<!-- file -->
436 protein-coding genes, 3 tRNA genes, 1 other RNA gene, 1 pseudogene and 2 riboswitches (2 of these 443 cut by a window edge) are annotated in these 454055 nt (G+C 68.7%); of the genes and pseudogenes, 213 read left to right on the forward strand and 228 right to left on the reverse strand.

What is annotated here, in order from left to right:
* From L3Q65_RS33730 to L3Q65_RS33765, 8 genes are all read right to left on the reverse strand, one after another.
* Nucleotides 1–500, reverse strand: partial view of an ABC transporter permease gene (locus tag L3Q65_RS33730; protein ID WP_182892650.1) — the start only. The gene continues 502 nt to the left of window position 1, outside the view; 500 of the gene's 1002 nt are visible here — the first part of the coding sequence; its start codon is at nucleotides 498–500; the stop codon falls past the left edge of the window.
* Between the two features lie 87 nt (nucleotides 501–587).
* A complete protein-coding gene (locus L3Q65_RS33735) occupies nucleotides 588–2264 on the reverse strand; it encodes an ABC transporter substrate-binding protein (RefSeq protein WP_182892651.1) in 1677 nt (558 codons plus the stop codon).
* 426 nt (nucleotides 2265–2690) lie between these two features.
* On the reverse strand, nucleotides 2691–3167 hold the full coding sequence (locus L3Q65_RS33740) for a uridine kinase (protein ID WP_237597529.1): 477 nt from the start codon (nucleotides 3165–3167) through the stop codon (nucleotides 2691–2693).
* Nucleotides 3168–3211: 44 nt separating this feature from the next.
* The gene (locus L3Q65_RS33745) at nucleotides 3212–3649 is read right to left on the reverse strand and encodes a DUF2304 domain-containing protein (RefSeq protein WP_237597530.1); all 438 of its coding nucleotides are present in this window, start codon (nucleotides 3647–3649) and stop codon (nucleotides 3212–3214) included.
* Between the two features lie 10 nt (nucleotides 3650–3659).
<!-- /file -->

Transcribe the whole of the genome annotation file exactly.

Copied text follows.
436 protein-coding genes, 3 tRNA genes, 1 other RNA gene, 1 pseudogene and 2 riboswitches (2 of these 443 cut by a window edge) are annotated in these 454055 nt (G+C 68.7%); of the genes and pseudogenes, 213 read left to right on the forward strand and 228 right to left on the reverse strand.

What is annotated here, in order from left to right:
* From L3Q65_RS33730 to L3Q65_RS33765, 8 genes are all read right to left on the reverse strand, one after another.
* Nucleotides 1–500, reverse strand: partial view of an ABC transporter permease gene (locus tag L3Q65_RS33730; protein ID WP_182892650.1) — the start only. The gene continues 502 nt to the left of window position 1, outside the view; 500 of the gene's 1002 nt are visible here — the first part of the coding sequence; its start codon is at nucleotides 498–500; the stop codon falls past the left edge of the window.
* Between the two features lie 87 nt (nucleotides 501–587).
* A complete protein-coding gene (locus L3Q65_RS33735) occupies nucleotides 588–2264 on the reverse strand; it encodes an ABC transporter substrate-binding protein (RefSeq protein WP_182892651.1) in 1677 nt (558 codons plus the stop codon).
* 426 nt (nucleotides 2265–2690) lie between these two features.
* On the reverse strand, nucleotides 2691–3167 hold the full coding sequence (locus L3Q65_RS33740) for a uridine kinase (protein ID WP_237597529.1): 477 nt from the start codon (nucleotides 3165–3167) through the stop codon (nucleotides 2691–2693).
* Nucleotides 3168–3211: 44 nt separating this feature from the next.
* The gene (locus L3Q65_RS33745) at nucleotides 3212–3649 is read right to left on the reverse strand and encodes a DUF2304 domain-containing protein (RefSeq protein WP_237597530.1); all 438 of its coding nucleotides are present in this window, start codon (nucleotides 3647–3649) and stop codon (nucleotides 3212–3214) included.
* Between the two features lie 10 nt (nucleotides 3650–3659).